Tesla Lawers' Autopilot Deepfake Strategy Not A Real Hit With Judge

In what can be called one of the most baffling turn of events involving Elon Musk and a court of law, Musk's defendants claim he can't recall making a controversial statement regarding a Tesla car's autopilot capability, and that it might be slanderous deep-fake. Santa Clara County Superior Court Judge Evette D. Pennypacker, however, is not buying into the "deeply troubling" defense — and has issued an order asking Musk to sit for a deposition under oath.

The case in question involves the fatal Tesla crash in which Apple engineer Wei Huang lost their life, with the family of the deceased alleging that it was the malfunctioning autopilot system that led to the accident. This isn't the first legal tussle of its kind for the automaker, as Tesla's driver assistance system is at the center of multiple incidents, some of which were fatal or resulted in serious injuries.

In the aforementioned case, the victim's family demanded that Musk should testify and be held liable for statements claiming that the autopilot system was even more reliable than a person. Musk's lawyers argued that he can't quite recall making any such claim, and that given his status as a target, the media cited in the case might very well be fake. 

To recall, it was not long ago that Musk's Twitter account was hacked to shill for crypto. This time around, Musk's deep-fake defense looks weak at best — and downright false, since the evidence is in the public domain.

A losing public battle

Wei Huang's family cites a statement by Musk, in which he claimed that "a Model S and Model X, at this point, can drive autonomously with greater safety than a person." In response, as reported by Reuters, Musk's team countered that "like many public figures, is the subject of many 'deepfake' videos and audio recordings that purport to show him saying and doing things he never actually said or did."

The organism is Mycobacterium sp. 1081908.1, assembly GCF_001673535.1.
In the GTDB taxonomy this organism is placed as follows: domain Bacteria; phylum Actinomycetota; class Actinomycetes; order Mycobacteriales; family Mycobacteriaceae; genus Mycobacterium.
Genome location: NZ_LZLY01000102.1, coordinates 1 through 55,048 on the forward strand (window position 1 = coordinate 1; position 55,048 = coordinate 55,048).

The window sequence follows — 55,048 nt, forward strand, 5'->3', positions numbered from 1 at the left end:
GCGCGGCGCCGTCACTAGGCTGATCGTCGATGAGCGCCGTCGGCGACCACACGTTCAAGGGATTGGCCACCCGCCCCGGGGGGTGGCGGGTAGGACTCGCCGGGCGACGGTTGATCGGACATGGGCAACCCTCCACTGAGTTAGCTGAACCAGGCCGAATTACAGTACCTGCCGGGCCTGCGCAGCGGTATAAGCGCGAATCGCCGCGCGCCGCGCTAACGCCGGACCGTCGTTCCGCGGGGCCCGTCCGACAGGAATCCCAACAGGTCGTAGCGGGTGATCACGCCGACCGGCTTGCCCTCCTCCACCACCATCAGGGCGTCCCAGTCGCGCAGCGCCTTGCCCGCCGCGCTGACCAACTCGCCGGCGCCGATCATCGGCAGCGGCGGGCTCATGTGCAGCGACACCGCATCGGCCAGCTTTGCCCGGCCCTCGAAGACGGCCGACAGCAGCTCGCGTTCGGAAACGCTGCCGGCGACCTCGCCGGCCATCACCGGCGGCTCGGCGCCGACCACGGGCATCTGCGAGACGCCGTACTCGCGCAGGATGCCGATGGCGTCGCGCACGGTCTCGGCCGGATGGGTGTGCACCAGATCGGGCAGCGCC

Except Musk has been taped on video saying just that — speaking at the 2016 Code Conference (the relevant part starts at 1:19.28), the video itself was uploaded by the official (and verified) handle of Vox Media's Recode channel on YouTube. The judge, as per Bloomberg's report, remarked that just because folks like Musk are famous and easy targets, that doesn't mean they can say whatever and "then hide behind the potential for their recorded statements being a deep fake to avoid taking ownership of what they did actually say and do."

Musk's defense could hold some truth in 2023's generative AI era, where many remain unsure about AI-generated media. However, Musk doesn't have that luxury in this case, where his contentious remark is already out there for public viewing, from a credible source. The lawsuit is expected to go on trial in July, adding to Musk and Tesla's existing crop of legal woes.